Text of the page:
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Secrets of the Seven Earths
Merchants of Doubt
Evolution: The Evolutionary Arms Race
An Inconvenient Sequel Truth to Power
Daft Punk Unchained
Seurat Les Poseuses
Leaving Neverland Part One
Crystal Lake Memories: The Complete History of Friday the 13th
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War of the Century: High Hopes
Necessary Evil Super-Villains of DC Comics
"Insect" Sort by
Filmmaker Robert Kenner lifts the veil on our nation's food industry, exposing the highly mechanized underbelly that's been hidden from the American consumer with the consent of our government's regulatory agencies, USDA and FDA. Our nation's food supply is now controlled by a handful of corporations that often put profit ahead of consumer health, the livelihood of the American farmer, the safety of workers and our own environment. We have bigger-breasted chickens, the perfect pork chop, insecticide-resistant soybean seeds, even tomatoes that won't go bad, but we also have new strains of e coli--the harmful bacteria that cause illness for an estimated 73,000 Americans annually. We are riddled with widespread obesity, particularly among children, and an epidemic level of diabetes among adults Featuring interviews with such experts as Eric Schlosser (Fast Food Nation), Michael Pollan (The Omnivore's Dilemma) along with forward thinking social entrepreneurs like Stonyfield Farms' Gary Hirschberg and Polyface Farms' Joe Salatin, the film reveals surprising--and often shocking truths--about what we eat, how it's produced, who we have become as a nation and where we are going from here.
The second episode is about how plants gain their sustenance. Sunlight is one of the essential requirements if a seed is to germinate, and Attenborough highlights the cheese plant as an example whose young shoots head for the nearest tree trunk and then climb to the top of the forest canopy, developing its leaves en route. Using sunshine, air, water and a few minerals, the leaves are, in effect, the "factories" that produce food. However, some, such as the begonia, can thrive without much light. To gain moisture, plants typically use their roots to probe underground. Trees pump water up pipes that run inside their trunks, and Attenborough observes that a sycamore can do this at the rate of 450 litres an hour — in total silence. Too much rainfall can clog up a leaf's pores, and many have specially designed 'gutters' to cope with it. However, their biggest threat is from animals, and some require extreme methods of defence, such as spines, camouflage, or poison. Some can move quickly to deter predators: the mimosa can fold its leaves instantly when touched, and the Venus flytrap eats insects by closing its leaves around its prey when triggered. Another carnivorous plant is the trumpet pitcher that snares insects when they fall into its tubular leaves. Attenborough visits Borneo to see the largest pitcher of them all, Nepenthes rajah, whose traps contain up to two litres of water and have been known to kill small rodents.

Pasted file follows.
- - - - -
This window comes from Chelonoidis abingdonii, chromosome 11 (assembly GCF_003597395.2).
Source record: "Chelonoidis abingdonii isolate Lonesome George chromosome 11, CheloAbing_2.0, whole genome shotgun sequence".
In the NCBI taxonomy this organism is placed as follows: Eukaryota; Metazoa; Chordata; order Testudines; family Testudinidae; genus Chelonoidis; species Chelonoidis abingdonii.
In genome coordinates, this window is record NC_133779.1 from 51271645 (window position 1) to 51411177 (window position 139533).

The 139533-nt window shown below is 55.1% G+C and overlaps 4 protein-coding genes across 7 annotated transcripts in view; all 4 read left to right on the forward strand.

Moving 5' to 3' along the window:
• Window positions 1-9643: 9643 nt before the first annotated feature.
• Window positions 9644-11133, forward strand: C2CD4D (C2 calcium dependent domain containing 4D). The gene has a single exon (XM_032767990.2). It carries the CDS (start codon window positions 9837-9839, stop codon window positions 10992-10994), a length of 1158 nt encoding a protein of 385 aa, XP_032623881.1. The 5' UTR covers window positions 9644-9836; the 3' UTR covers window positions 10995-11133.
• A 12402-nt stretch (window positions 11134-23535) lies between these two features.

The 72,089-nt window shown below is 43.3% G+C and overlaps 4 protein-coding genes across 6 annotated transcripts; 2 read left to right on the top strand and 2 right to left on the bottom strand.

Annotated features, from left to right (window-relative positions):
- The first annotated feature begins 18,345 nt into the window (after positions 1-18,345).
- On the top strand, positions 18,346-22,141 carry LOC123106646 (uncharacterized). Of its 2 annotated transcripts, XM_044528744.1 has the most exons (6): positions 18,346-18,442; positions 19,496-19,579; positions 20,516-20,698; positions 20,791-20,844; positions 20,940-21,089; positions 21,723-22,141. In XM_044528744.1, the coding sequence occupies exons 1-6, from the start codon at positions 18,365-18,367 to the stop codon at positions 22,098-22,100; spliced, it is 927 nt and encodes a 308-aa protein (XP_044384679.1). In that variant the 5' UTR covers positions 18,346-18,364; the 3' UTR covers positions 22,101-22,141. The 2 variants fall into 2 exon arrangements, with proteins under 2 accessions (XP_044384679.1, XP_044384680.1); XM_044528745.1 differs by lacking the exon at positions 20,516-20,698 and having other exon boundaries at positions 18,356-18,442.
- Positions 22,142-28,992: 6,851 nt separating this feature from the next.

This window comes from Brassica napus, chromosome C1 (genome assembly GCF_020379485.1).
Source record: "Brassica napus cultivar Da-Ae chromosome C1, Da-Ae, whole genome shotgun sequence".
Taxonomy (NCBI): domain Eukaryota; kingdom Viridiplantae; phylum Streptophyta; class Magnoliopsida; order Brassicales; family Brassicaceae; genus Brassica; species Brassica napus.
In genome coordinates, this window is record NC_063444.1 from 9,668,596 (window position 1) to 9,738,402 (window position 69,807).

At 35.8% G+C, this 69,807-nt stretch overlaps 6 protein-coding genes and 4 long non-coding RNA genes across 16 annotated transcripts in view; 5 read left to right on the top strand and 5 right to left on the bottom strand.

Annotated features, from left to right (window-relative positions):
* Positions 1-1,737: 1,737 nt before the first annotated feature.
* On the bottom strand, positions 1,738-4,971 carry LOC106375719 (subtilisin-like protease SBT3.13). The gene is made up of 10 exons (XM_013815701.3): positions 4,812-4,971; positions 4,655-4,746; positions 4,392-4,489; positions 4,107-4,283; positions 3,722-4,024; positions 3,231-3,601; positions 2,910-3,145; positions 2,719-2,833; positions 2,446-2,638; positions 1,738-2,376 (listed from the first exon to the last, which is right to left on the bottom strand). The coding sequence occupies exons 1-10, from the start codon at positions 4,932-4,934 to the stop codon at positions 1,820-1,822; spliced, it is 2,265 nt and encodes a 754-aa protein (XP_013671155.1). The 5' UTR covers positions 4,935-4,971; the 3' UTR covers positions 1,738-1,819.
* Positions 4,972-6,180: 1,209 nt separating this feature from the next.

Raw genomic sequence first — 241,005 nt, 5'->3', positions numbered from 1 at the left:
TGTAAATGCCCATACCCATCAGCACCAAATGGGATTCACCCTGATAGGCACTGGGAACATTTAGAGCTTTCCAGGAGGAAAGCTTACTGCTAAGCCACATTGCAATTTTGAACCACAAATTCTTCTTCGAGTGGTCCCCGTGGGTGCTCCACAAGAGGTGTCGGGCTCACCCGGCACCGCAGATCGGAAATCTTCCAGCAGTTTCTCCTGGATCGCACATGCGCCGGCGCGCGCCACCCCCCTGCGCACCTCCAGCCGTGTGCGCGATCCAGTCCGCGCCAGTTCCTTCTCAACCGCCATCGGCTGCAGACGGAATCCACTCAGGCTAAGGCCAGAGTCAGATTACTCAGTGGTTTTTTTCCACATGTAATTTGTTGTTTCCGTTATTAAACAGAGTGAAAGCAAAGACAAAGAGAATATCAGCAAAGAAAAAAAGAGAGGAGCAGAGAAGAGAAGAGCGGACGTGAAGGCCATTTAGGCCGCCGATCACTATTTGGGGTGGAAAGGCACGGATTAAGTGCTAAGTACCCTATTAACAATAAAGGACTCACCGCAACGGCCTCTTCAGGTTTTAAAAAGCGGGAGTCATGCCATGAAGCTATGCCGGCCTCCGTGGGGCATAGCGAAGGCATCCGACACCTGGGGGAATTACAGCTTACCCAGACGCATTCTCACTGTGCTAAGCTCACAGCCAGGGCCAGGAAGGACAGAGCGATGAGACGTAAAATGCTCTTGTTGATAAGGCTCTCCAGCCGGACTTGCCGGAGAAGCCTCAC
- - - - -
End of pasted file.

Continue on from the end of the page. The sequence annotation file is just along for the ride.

The Private Life of Plants
Mammals from tiny shrews, giant anteaters, armoured armadillo to bats have specialised in eating insects. Some have evolved into complex and effective hunters, even pursued their prey into the skies
The Life of Mammals
The world of invertebrates exists in a web of relationships with plants and other animals. Unique footage of the world's smallest insect (a fairy wasp only quarter of a millimetre long) shows it flying underwater to find the eggs of water beetles in which to lay its own brood. Some ants 'farm' the trees that give them shelter, creating areas known as 'Devil's gardens'. To make sure these grow without competition, they kill off other seedlings in the surrounding vegetation. The blister beetle's larvae huddle together on the end of a piece of grass and mimic a female bee. When a male bee tries to mate with the 'female', the larvae grab on to his belly. Confused, he flies away and searches for a real female. When he eventually finds her and mates with her, the beetle larvae hurriedly swap from his front on to her back, and hence get carried back to her nest where they eat her pollen supplies.
Life in the Undergrowth
Is a Zombie Apocalypse Possible
It is a nightmare that has stalked us for centuries: hordes of human beings transformed into mindless, cannibalistic monsters. Could this civilization-ending nightmare become reality? Scientists have discovered pathogens that turn insects into the walking dead. New strains of viruses are attacking humans every day. Mathematicians have calculated the likelihood of surviving a zombie virus outbreak: they’re not hopeful. Now neuroscientists are discovering how easy it is for us to lose conscious control of our bodies. Are we at risk of becoming puppets? If we were in the middle of a zombie apocalypse, would we even know it?
Through the Wormhole Season 5
Dynamic Genomes Series
Survivors Guide to Prison
How the Universe Works Season 6
Cosmos: Possible Worlds
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